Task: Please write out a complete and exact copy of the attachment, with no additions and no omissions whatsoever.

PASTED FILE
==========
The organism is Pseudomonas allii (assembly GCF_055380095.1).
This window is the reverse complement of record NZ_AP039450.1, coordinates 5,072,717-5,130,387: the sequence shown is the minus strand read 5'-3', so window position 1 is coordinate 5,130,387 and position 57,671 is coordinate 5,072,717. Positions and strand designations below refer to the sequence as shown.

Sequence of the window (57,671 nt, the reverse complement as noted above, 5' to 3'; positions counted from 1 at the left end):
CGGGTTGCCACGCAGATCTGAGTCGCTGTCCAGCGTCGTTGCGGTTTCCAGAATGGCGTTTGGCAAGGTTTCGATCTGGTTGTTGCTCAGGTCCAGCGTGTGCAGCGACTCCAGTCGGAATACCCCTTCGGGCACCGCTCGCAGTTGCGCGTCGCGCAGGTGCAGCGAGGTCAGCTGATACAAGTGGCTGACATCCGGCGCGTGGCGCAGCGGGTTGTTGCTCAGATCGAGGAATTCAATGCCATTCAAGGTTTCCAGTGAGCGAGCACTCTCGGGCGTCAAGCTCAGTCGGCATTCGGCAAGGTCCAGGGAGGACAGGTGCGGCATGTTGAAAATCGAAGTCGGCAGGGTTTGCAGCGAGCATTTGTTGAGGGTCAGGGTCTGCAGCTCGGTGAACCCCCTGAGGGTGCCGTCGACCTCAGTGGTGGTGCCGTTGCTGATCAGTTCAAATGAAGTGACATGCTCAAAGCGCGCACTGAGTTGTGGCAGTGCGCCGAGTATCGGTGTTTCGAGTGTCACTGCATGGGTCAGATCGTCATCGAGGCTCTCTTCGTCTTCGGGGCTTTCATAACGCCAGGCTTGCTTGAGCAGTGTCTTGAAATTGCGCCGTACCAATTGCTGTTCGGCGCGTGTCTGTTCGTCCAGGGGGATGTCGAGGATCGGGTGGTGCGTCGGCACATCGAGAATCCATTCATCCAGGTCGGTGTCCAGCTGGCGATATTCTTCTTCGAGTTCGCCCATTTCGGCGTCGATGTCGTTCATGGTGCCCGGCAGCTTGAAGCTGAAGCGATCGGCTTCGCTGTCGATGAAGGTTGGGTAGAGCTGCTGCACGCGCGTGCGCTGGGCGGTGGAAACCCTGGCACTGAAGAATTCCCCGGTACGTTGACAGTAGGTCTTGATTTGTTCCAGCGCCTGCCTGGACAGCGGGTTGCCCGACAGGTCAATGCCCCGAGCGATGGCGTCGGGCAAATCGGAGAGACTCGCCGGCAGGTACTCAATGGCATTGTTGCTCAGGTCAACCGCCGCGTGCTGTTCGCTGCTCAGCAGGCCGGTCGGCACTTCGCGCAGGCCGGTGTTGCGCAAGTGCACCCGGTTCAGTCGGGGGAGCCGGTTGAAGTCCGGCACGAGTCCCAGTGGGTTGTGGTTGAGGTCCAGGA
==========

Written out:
The organism is Pseudomonas allii (assembly GCF_055380095.1).
This window is the reverse complement of record NZ_AP039450.1, coordinates 5,072,717-5,130,387: the sequence shown is the minus strand read 5'-3', so window position 1 is coordinate 5,130,387 and position 57,671 is coordinate 5,072,717. Positions and strand designations below refer to the sequence as shown.

Sequence of the window (57,671 nt, the reverse complement as noted above, 5' to 3'; positions counted from 1 at the left end):
CGGGTTGCCACGCAGATCTGAGTCGCTGTCCAGCGTCGTTGCGGTTTCCAGAATGGCGTTTGGCAAGGTTTCGATCTGGTTGTTGCTCAGGTCCAGCGTGTGCAGCGACTCCAGTCGGAATACCCCTTCGGGCACCGCTCGCAGTTGCGCGTCGCGCAGGTGCAGCGAGGTCAGCTGATACAAGTGGCTGACATCCGGCGCGTGGCGCAGCGGGTTGTTGCTCAGATCGAGGAATTCAATGCCATTCAAGGTTTCCAGTGAGCGAGCACTCTCGGGCGTCAAGCTCAGTCGGCATTCGGCAAGGTCCAGGGAGGACAGGTGCGGCATGTTGAAAATCGAAGTCGGCAGGGTTTGCAGCGAGCATTTGTTGAGGGTCAGGGTCTGCAGCTCGGTGAACCCCCTGAGGGTGCCGTCGACCTCAGTGGTGGTGCCGTTGCTGATCAGTTCAAATGAAGTGACATGCTCAAAGCGCGCACTGAGTTGTGGCAGTGCGCCGAGTATCGGTGTTTCGAGTGTCACTGCATGGGTCAGATCGTCATCGAGGCTCTCTTCGTCTTCGGGGCTTTCATAACGCCAGGCTTGCTTGAGCAGTGTCTTGAAATTGCGCCGTACCAATTGCTGTTCGGCGCGTGTCTGTTCGTCCAGGGGGATGTCGAGGATCGGGTGGTGCGTCGGCACATCGAGAATCCATTCATCCAGGTCGGTGTCCAGCTGGCGATATTCTTCTTCGAGTTCGCCCATTTCGGCGTCGATGTCGTTCATGGTGCCCGGCAGCTTGAAGCTGAAGCGATCGGCTTCGCTGTCGATGAAGGTTGGGTAGAGCTGCTGCACGCGCGTGCGCTGGGCGGTGGAAACCCTGGCACTGAAGAATTCCCCGGTACGTTGACAGTAGGTCTTGATTTGTTCCAGCGCCTGCCTGGACAGCGGGTTGCCCGACAGGTCAATGCCCCGAGCGATGGCGTCGGGCAAATCGGAGAGACTCGCCGGCAGGTACTCAATGGCATTGTTGCTCAGGTCAACCGCCGCGTGCTGTTCGCTGCTCAGCAGGCCGGTCGGCACTTCGCGCAGGCCGGTGTTGCGCAAGTGCACCCGGTTCAGTCGGGGGAGCCGGTTGAAGTCCGGCACGAGTCCCAGTGGGTTGTGGTTGAGGTCCAGGA